COME to think of it, the Yellows most probably used the misnamed Philippine Center for Investigative Journalism (PCIJ) as its template for Rappler, and improved on it by having daily new reportage and by spending millions of pesos for technology to expand its internet reach.
While both viewed themselves as God’s gift to Philippine journalism, with PCIJ indeed producing to its credit about two dozen good investigative reports in its 29 years of existence, it has since degenerated into a tool of the Yellow forces and, recently, of US foreign policy.
This is not my opinion but the indisputable conclusion from facts, which anyone can verify by simply going to the PCIJ website and poring over its articles since 1999.
There is no PCIJ article critical of the second Yellow regime of Fidel Ramos posted in its website.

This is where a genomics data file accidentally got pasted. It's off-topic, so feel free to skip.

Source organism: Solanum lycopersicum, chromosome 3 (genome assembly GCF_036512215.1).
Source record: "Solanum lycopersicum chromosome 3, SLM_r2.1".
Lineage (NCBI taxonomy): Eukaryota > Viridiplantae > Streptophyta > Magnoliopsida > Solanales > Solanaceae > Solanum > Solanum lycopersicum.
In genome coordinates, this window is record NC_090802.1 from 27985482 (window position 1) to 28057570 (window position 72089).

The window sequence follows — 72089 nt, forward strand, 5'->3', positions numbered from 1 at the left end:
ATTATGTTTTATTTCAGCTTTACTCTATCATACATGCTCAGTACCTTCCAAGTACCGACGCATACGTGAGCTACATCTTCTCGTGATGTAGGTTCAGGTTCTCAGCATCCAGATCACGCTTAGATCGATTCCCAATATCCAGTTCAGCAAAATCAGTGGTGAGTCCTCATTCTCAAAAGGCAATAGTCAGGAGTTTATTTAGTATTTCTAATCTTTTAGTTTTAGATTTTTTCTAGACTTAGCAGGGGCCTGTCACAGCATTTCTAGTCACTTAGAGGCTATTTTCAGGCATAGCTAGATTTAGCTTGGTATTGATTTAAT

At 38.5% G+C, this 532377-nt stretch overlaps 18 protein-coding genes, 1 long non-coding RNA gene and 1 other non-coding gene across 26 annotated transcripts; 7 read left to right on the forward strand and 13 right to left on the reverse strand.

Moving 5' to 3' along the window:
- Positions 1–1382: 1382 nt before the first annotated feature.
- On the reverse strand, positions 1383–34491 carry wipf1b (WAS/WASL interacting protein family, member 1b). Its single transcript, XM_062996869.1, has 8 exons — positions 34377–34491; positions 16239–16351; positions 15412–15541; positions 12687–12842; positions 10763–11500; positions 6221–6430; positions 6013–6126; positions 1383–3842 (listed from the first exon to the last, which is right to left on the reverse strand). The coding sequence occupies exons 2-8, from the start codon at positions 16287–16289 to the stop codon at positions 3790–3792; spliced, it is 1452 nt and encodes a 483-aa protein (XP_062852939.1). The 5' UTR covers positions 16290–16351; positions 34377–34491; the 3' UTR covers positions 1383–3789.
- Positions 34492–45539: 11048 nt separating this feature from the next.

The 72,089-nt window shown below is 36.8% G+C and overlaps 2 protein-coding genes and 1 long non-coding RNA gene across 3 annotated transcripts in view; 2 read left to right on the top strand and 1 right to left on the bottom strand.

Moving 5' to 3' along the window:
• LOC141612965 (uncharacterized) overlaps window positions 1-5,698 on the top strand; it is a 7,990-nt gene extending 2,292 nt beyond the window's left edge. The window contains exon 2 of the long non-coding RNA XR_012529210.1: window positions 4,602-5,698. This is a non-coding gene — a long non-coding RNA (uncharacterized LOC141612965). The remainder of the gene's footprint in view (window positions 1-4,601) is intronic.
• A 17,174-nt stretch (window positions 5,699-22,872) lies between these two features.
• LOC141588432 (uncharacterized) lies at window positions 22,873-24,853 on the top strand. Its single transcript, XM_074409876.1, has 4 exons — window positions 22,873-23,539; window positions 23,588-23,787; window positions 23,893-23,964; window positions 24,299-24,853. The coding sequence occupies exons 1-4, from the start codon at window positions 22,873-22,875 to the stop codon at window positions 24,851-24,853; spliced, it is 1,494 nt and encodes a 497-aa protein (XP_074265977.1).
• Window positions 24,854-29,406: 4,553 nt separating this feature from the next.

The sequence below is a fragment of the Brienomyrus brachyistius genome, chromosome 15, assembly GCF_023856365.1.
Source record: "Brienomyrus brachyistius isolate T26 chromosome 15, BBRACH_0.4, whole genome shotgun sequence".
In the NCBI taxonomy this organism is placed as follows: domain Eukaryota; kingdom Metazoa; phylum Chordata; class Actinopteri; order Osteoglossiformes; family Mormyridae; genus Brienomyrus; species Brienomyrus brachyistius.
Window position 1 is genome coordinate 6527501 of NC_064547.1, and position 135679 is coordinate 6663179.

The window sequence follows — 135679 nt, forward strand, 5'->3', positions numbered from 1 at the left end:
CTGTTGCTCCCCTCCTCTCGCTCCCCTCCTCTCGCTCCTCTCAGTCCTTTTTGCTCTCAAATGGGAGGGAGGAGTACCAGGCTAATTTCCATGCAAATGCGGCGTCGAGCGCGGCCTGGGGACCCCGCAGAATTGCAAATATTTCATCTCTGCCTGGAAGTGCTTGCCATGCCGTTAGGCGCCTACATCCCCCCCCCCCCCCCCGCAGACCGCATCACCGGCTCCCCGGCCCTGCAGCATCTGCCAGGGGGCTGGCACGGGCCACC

But it produced dozens of articles against Ramos’ successor Joseph Estrada, especially on his wealth, so that its executive editor then boasted that it was PCIJ that brought that presidency down just as the Washington Post’s Wood-Bernstein duo toppled the Nixon administration. (In our case though, I was told, ‘Deep Throat’ was the top intelligence man of Fidel Ramos, who allegedly went all out to topple Estrada who was then going to prosecute him for the corrupt Amari deal.)
Right after the Yellows broke away from President Gloria Arroyo’s administration, PCIJ, with the same intensity as the Philippine Daily Inquirer, posted scores of articles vehemently critical of her, her family and her administration. The articles’ vociferousness was such that it was as if it expected to repeat its alleged feat with Estrada.
Many of the articles bordered on tabloid sensationalism. An article titled “Shame and Scandal in the Family,” simply listed the allegations raised by the Yellows against the Arroyo family, all of which — despite the Benigno Aquino administration’s efforts in six years to pin them down on these accusations — have been proven false.